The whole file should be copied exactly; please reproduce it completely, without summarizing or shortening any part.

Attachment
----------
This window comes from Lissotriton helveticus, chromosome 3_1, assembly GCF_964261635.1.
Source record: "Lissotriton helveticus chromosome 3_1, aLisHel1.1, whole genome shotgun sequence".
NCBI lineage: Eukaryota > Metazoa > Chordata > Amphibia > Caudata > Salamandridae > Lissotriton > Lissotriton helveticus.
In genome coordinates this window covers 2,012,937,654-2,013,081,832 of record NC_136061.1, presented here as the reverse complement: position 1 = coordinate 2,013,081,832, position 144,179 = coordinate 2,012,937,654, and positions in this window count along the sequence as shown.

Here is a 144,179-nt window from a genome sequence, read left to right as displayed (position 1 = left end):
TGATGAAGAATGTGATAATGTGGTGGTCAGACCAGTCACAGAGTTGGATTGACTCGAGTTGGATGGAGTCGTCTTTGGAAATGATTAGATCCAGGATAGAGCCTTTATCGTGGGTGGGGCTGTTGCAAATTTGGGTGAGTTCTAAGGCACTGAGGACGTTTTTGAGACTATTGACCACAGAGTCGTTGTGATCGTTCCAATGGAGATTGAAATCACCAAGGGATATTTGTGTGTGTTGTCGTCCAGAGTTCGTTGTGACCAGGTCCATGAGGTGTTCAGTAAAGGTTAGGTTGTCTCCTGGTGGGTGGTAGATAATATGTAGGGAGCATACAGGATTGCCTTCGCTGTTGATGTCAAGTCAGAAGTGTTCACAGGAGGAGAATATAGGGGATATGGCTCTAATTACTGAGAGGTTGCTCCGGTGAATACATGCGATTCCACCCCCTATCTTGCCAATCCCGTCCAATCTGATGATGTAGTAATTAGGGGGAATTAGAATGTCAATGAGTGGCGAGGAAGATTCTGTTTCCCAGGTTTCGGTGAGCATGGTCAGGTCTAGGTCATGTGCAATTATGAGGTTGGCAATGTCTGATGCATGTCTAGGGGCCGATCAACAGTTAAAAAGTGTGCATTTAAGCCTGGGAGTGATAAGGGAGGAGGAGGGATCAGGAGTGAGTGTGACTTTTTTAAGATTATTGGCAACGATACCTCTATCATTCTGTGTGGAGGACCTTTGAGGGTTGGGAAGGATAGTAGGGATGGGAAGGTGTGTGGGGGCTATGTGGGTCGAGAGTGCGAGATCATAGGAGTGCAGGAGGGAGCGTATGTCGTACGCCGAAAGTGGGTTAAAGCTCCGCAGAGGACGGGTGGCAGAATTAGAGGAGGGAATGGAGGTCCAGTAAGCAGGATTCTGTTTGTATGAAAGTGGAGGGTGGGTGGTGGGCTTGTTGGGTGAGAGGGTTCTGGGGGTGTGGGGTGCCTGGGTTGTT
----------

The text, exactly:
This window comes from Lissotriton helveticus, chromosome 3_1, assembly GCF_964261635.1.
Source record: "Lissotriton helveticus chromosome 3_1, aLisHel1.1, whole genome shotgun sequence".
NCBI lineage: Eukaryota > Metazoa > Chordata > Amphibia > Caudata > Salamandridae > Lissotriton > Lissotriton helveticus.
In genome coordinates this window covers 2,012,937,654-2,013,081,832 of record NC_136061.1, presented here as the reverse complement: position 1 = coordinate 2,013,081,832, position 144,179 = coordinate 2,012,937,654, and positions in this window count along the sequence as shown.

Here is a 144,179-nt window from a genome sequence, read left to right as displayed (position 1 = left end):
TGATGAAGAATGTGATAATGTGGTGGTCAGACCAGTCACAGAGTTGGATTGACTCGAGTTGGATGGAGTCGTCTTTGGAAATGATTAGATCCAGGATAGAGCCTTTATCGTGGGTGGGGCTGTTGCAAATTTGGGTGAGTTCTAAGGCACTGAGGACGTTTTTGAGACTATTGACCACAGAGTCGTTGTGATCGTTCCAATGGAGATTGAAATCACCAAGGGATATTTGTGTGTGTTGTCGTCCAGAGTTCGTTGTGACCAGGTCCATGAGGTGTTCAGTAAAGGTTAGGTTGTCTCCTGGTGGGTGGTAGATAATATGTAGGGAGCATACAGGATTGCCTTCGCTGTTGATGTCAAGTCAGAAGTGTTCACAGGAGGAGAATATAGGGGATATGGCTCTAATTACTGAGAGGTTGCTCCGGTGAATACATGCGATTCCACCCCCTATCTTGCCAATCCCGTCCAATCTGATGATGTAGTAATTAGGGGGAATTAGAATGTCAATGAGTGGCGAGGAAGATTCTGTTTCCCAGGTTTCGGTGAGCATGGTCAGGTCTAGGTCATGTGCAATTATGAGGTTGGCAATGTCTGATGCATGTCTAGGGGCCGATCAACAGTTAAAAAGTGTGCATTTAAGCCTGGGAGTGATAAGGGAGGAGGAGGGATCAGGAGTGAGTGTGACTTTTTTAAGATTATTGGCAACGATACCTCTATCATTCTGTGTGGAGGACCTTTGAGGGTTGGGAAGGATAGTAGGGATGGGAAGGTGTGTGGGGGCTATGTGGGTCGAGAGTGCGAGATCATAGGAGTGCAGGAGGGAGCGTATGTCGTACGCCGAAAGTGGGTTAAAGCTCCGCAGAGGACGGGTGGCAGAATTAGAGGAGGGAATGGAGGTCCAGTAAGCAGGATTCTGTTTGTATGAAAGTGGAGGGTGGGTGGTGGGCTTGTTGGGTGAGAGGGTTCTGGGGGTGTGGGGTGCCTGGGTTGTT